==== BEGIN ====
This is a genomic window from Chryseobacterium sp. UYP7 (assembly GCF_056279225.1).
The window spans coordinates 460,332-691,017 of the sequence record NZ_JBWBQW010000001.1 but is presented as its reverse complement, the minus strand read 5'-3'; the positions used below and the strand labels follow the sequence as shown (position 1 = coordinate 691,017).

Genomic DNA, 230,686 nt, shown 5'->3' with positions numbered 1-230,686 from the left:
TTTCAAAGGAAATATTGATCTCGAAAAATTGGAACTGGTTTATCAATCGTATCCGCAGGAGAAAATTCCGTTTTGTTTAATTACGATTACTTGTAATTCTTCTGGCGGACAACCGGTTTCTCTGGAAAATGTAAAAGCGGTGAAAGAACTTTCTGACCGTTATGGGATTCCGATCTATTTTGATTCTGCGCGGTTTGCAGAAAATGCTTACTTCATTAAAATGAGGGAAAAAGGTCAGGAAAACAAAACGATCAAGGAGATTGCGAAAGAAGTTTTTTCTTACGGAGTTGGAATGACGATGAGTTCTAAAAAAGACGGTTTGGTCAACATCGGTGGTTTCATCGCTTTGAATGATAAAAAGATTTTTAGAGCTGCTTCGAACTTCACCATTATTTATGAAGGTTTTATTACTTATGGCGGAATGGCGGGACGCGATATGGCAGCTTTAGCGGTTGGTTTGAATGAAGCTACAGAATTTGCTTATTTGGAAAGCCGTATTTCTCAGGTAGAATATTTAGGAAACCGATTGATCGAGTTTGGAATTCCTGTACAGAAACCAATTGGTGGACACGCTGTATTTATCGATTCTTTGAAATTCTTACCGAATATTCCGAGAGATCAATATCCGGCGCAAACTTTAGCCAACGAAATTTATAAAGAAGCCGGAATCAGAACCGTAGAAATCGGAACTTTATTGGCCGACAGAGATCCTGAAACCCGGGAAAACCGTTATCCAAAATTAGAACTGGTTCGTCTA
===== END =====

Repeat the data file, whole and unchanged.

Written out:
This is a genomic window from Chryseobacterium sp. UYP7 (assembly GCF_056279225.1).
The window spans coordinates 460,332-691,017 of the sequence record NZ_JBWBQW010000001.1 but is presented as its reverse complement, the minus strand read 5'-3'; the positions used below and the strand labels follow the sequence as shown (position 1 = coordinate 691,017).

Genomic DNA, 230,686 nt, shown 5'->3' with positions numbered 1-230,686 from the left:
TTTCAAAGGAAATATTGATCTCGAAAAATTGGAACTGGTTTATCAATCGTATCCGCAGGAGAAAATTCCGTTTTGTTTAATTACGATTACTTGTAATTCTTCTGGCGGACAACCGGTTTCTCTGGAAAATGTAAAAGCGGTGAAAGAACTTTCTGACCGTTATGGGATTCCGATCTATTTTGATTCTGCGCGGTTTGCAGAAAATGCTTACTTCATTAAAATGAGGGAAAAAGGTCAGGAAAACAAAACGATCAAGGAGATTGCGAAAGAAGTTTTTTCTTACGGAGTTGGAATGACGATGAGTTCTAAAAAAGACGGTTTGGTCAACATCGGTGGTTTCATCGCTTTGAATGATAAAAAGATTTTTAGAGCTGCTTCGAACTTCACCATTATTTATGAAGGTTTTATTACTTATGGCGGAATGGCGGGACGCGATATGGCAGCTTTAGCGGTTGGTTTGAATGAAGCTACAGAATTTGCTTATTTGGAAAGCCGTATTTCTCAGGTAGAATATTTAGGAAACCGATTGATCGAGTTTGGAATTCCTGTACAGAAACCAATTGGTGGACACGCTGTATTTATCGATTCTTTGAAATTCTTACCGAATATTCCGAGAGATCAATATCCGGCGCAAACTTTAGCCAACGAAATTTATAAAGAAGCCGGAATCAGAACCGTAGAAATCGGAACTTTATTGGCCGACAGAGATCCTGAAACCCGGGAAAACCGTTATCCAAAATTAGAACTGGTTCGTCTA